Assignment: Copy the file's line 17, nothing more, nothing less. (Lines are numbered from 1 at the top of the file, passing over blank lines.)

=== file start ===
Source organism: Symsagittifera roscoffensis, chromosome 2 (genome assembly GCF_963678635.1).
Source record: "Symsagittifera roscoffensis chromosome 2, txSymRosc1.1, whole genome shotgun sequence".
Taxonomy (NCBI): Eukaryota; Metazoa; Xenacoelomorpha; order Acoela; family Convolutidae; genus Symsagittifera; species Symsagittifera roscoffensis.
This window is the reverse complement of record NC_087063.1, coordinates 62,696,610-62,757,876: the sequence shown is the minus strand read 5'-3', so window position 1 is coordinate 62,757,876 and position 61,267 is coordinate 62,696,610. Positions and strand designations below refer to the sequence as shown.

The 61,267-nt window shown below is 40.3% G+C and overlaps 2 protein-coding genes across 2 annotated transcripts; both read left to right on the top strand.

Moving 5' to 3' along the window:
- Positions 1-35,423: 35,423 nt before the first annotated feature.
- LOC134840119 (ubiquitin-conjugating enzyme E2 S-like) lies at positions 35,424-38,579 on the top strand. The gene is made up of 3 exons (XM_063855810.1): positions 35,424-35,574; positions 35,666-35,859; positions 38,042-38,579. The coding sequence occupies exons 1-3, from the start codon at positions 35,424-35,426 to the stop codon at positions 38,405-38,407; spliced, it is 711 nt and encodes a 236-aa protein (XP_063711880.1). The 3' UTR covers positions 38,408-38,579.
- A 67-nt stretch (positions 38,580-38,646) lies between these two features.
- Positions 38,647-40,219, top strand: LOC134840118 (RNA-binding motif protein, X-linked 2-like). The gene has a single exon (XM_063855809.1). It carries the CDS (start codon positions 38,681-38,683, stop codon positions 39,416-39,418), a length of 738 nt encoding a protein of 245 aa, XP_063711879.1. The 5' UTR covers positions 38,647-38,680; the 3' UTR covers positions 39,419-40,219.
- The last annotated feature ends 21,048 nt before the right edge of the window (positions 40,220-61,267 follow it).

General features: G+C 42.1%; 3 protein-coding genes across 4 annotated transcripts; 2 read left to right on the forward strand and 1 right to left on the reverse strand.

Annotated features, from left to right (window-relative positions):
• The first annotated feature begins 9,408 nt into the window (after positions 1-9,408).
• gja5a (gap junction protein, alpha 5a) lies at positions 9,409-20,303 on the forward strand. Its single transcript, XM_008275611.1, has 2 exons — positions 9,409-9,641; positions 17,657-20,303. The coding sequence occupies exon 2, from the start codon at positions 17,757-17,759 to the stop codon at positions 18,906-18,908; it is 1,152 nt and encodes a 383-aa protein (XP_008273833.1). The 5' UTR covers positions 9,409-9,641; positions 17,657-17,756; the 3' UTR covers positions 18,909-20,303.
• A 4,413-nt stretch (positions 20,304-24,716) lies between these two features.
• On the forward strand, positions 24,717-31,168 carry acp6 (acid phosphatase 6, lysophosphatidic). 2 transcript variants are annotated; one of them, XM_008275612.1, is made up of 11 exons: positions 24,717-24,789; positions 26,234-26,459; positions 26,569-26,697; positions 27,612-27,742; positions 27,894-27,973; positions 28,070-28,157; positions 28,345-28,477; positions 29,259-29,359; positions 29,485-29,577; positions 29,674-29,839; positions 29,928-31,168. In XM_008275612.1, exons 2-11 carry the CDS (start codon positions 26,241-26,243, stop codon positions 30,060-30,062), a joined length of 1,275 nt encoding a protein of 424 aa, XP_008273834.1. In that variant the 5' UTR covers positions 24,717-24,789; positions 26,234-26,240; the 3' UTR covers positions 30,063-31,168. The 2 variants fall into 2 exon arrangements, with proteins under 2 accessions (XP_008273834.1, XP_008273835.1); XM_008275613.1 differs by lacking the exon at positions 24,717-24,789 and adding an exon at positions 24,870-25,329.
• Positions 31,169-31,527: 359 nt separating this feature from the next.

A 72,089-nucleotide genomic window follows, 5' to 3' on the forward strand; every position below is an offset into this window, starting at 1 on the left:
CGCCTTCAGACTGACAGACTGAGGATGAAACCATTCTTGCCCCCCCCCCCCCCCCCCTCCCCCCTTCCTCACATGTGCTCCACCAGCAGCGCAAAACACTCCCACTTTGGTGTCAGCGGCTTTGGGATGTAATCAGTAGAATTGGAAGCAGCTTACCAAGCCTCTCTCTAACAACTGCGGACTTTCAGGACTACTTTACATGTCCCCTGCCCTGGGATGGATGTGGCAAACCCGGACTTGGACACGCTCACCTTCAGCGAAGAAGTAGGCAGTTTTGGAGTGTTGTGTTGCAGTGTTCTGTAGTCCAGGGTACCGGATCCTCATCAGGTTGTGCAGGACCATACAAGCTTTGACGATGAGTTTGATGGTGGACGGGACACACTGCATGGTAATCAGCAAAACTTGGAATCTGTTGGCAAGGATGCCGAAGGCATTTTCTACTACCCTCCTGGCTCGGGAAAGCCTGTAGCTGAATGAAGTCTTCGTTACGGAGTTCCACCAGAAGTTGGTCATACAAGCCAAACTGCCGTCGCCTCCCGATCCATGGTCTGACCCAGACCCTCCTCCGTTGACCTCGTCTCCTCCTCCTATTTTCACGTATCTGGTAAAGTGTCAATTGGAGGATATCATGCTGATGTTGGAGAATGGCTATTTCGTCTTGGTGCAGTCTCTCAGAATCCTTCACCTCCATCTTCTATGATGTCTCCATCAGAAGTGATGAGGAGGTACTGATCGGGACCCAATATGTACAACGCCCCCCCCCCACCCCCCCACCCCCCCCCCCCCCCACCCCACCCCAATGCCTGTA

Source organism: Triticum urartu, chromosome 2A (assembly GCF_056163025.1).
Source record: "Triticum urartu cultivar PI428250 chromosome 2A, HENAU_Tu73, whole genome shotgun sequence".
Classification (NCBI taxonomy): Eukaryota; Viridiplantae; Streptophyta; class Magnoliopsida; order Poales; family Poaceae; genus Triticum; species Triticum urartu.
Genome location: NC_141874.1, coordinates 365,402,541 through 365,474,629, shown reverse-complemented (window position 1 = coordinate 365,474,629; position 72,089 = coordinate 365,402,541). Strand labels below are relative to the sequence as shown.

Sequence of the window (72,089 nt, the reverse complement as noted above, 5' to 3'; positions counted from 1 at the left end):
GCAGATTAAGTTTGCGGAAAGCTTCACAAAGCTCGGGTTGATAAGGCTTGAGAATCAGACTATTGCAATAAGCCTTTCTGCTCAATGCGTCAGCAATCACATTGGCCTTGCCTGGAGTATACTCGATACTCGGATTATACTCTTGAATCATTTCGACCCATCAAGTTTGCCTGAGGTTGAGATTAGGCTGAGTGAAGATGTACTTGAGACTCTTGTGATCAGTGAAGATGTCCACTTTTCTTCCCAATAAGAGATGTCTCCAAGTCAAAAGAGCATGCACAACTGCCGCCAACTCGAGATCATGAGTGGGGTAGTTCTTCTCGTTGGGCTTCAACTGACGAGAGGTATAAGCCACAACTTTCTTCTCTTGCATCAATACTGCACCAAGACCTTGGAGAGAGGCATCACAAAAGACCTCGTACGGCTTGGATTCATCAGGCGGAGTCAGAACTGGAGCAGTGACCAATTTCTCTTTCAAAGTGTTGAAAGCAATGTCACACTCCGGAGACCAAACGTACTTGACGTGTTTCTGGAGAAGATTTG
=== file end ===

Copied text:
• On the forward strand, positions 24,717-31,168 carry acp6 (acid phosphatase 6, lysophosphatidic). 2 transcript variants are annotated; one of them, XM_008275612.1, is made up of 11 exons: positions 24,717-24,789; positions 26,234-26,459; positions 26,569-26,697; positions 27,612-27,742; positions 27,894-27,973; positions 28,070-28,157; positions 28,345-28,477; positions 29,259-29,359; positions 29,485-29,577; positions 29,674-29,839; positions 29,928-31,168. In XM_008275612.1, exons 2-11 carry the CDS (start codon positions 26,241-26,243, stop codon positions 30,060-30,062), a joined length of 1,275 nt encoding a protein of 424 aa, XP_008273834.1. In that variant the 5' UTR covers positions 24,717-24,789; positions 26,234-26,240; the 3' UTR covers positions 30,063-31,168. The 2 variants fall into 2 exon arrangements, with proteins under 2 accessions (XP_008273834.1, XP_008273835.1); XM_008275613.1 differs by lacking the exon at positions 24,717-24,789 and adding an exon at positions 24,870-25,329.